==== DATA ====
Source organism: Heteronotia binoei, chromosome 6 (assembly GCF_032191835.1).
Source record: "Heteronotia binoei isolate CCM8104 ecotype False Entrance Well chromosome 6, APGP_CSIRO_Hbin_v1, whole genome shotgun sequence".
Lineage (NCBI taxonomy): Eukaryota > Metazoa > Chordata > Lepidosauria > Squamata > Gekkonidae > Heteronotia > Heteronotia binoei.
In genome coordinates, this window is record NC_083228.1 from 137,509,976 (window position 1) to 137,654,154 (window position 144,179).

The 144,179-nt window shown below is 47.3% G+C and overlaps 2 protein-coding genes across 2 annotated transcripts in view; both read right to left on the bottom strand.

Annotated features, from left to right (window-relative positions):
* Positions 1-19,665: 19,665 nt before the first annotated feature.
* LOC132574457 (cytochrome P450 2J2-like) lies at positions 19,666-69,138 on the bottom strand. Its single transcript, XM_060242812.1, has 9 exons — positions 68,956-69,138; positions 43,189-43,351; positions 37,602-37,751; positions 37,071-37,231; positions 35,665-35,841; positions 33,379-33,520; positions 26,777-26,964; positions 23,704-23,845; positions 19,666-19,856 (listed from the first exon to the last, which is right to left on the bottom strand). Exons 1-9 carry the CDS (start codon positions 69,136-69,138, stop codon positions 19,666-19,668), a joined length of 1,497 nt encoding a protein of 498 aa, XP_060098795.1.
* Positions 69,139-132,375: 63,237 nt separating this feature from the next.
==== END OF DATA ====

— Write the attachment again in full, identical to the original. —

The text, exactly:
Source organism: Heteronotia binoei, chromosome 6 (assembly GCF_032191835.1).
Source record: "Heteronotia binoei isolate CCM8104 ecotype False Entrance Well chromosome 6, APGP_CSIRO_Hbin_v1, whole genome shotgun sequence".
Lineage (NCBI taxonomy): Eukaryota > Metazoa > Chordata > Lepidosauria > Squamata > Gekkonidae > Heteronotia > Heteronotia binoei.
In genome coordinates, this window is record NC_083228.1 from 137,509,976 (window position 1) to 137,654,154 (window position 144,179).

The 144,179-nt window shown below is 47.3% G+C and overlaps 2 protein-coding genes across 2 annotated transcripts in view; both read right to left on the bottom strand.

Annotated features, from left to right (window-relative positions):
* Positions 1-19,665: 19,665 nt before the first annotated feature.
* LOC132574457 (cytochrome P450 2J2-like) lies at positions 19,666-69,138 on the bottom strand. Its single transcript, XM_060242812.1, has 9 exons — positions 68,956-69,138; positions 43,189-43,351; positions 37,602-37,751; positions 37,071-37,231; positions 35,665-35,841; positions 33,379-33,520; positions 26,777-26,964; positions 23,704-23,845; positions 19,666-19,856 (listed from the first exon to the last, which is right to left on the bottom strand). Exons 1-9 carry the CDS (start codon positions 69,136-69,138, stop codon positions 19,666-19,668), a joined length of 1,497 nt encoding a protein of 498 aa, XP_060098795.1.
* Positions 69,139-132,375: 63,237 nt separating this feature from the next.